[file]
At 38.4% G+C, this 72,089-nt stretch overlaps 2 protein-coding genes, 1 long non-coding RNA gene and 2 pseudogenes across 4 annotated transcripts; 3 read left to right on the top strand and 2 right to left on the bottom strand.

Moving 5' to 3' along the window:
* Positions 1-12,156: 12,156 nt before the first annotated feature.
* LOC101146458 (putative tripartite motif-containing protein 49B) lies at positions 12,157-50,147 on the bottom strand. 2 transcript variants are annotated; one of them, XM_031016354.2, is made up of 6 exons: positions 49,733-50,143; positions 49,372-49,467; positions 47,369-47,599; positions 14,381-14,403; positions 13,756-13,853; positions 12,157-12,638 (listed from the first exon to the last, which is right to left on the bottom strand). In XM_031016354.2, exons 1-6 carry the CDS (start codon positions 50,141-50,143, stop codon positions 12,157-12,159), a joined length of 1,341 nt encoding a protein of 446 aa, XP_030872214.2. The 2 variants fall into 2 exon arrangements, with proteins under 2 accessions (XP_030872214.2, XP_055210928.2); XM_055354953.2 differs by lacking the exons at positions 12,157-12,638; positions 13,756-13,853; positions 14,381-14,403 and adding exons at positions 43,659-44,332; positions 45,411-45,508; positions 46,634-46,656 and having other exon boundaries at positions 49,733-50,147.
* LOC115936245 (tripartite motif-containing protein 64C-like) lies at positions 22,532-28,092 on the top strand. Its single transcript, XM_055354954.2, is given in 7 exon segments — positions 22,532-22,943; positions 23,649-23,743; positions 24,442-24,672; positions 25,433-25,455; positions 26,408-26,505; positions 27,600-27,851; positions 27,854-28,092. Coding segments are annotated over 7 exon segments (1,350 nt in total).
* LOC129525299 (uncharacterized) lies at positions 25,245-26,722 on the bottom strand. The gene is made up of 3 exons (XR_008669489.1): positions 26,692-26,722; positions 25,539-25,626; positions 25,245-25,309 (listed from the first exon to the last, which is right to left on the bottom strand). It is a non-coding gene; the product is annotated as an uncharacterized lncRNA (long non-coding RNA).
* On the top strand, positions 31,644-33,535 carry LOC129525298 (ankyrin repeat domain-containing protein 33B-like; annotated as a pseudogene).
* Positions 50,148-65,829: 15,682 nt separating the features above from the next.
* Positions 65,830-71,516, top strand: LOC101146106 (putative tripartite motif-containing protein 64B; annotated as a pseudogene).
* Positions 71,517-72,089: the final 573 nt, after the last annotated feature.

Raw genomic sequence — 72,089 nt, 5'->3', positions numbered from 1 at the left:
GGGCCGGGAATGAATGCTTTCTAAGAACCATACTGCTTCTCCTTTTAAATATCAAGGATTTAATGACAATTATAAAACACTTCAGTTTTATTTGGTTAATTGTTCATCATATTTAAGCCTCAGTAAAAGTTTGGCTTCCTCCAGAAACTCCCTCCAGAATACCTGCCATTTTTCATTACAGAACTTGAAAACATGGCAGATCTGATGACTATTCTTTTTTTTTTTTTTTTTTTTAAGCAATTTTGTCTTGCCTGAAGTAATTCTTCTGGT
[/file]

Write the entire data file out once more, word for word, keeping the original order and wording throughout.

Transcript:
At 38.4% G+C, this 72,089-nt stretch overlaps 2 protein-coding genes, 1 long non-coding RNA gene and 2 pseudogenes across 4 annotated transcripts; 3 read left to right on the top strand and 2 right to left on the bottom strand.

Moving 5' to 3' along the window:
* Positions 1-12,156: 12,156 nt before the first annotated feature.
* LOC101146458 (putative tripartite motif-containing protein 49B) lies at positions 12,157-50,147 on the bottom strand. 2 transcript variants are annotated; one of them, XM_031016354.2, is made up of 6 exons: positions 49,733-50,143; positions 49,372-49,467; positions 47,369-47,599; positions 14,381-14,403; positions 13,756-13,853; positions 12,157-12,638 (listed from the first exon to the last, which is right to left on the bottom strand). In XM_031016354.2, exons 1-6 carry the CDS (start codon positions 50,141-50,143, stop codon positions 12,157-12,159), a joined length of 1,341 nt encoding a protein of 446 aa, XP_030872214.2. The 2 variants fall into 2 exon arrangements, with proteins under 2 accessions (XP_030872214.2, XP_055210928.2); XM_055354953.2 differs by lacking the exons at positions 12,157-12,638; positions 13,756-13,853; positions 14,381-14,403 and adding exons at positions 43,659-44,332; positions 45,411-45,508; positions 46,634-46,656 and having other exon boundaries at positions 49,733-50,147.
* LOC115936245 (tripartite motif-containing protein 64C-like) lies at positions 22,532-28,092 on the top strand. Its single transcript, XM_055354954.2, is given in 7 exon segments — positions 22,532-22,943; positions 23,649-23,743; positions 24,442-24,672; positions 25,433-25,455; positions 26,408-26,505; positions 27,600-27,851; positions 27,854-28,092. Coding segments are annotated over 7 exon segments (1,350 nt in total).
* LOC129525299 (uncharacterized) lies at positions 25,245-26,722 on the bottom strand. The gene is made up of 3 exons (XR_008669489.1): positions 26,692-26,722; positions 25,539-25,626; positions 25,245-25,309 (listed from the first exon to the last, which is right to left on the bottom strand). It is a non-coding gene; the product is annotated as an uncharacterized lncRNA (long non-coding RNA).
* On the top strand, positions 31,644-33,535 carry LOC129525298 (ankyrin repeat domain-containing protein 33B-like; annotated as a pseudogene).
* Positions 50,148-65,829: 15,682 nt separating the features above from the next.
* Positions 65,830-71,516, top strand: LOC101146106 (putative tripartite motif-containing protein 64B; annotated as a pseudogene).
* Positions 71,517-72,089: the final 573 nt, after the last annotated feature.

Raw genomic sequence — 72,089 nt, 5'->3', positions numbered from 1 at the left:
GGGCCGGGAATGAATGCTTTCTAAGAACCATACTGCTTCTCCTTTTAAATATCAAGGATTTAATGACAATTATAAAACACTTCAGTTTTATTTGGTTAATTGTTCATCATATTTAAGCCTCAGTAAAAGTTTGGCTTCCTCCAGAAACTCCCTCCAGAATACCTGCCATTTTTCATTACAGAACTTGAAAACATGGCAGATCTGATGACTATTCTTTTTTTTTTTTTTTTTTTTAAGCAATTTTGTCTTGCCTGAAGTAATTCTTCTGGT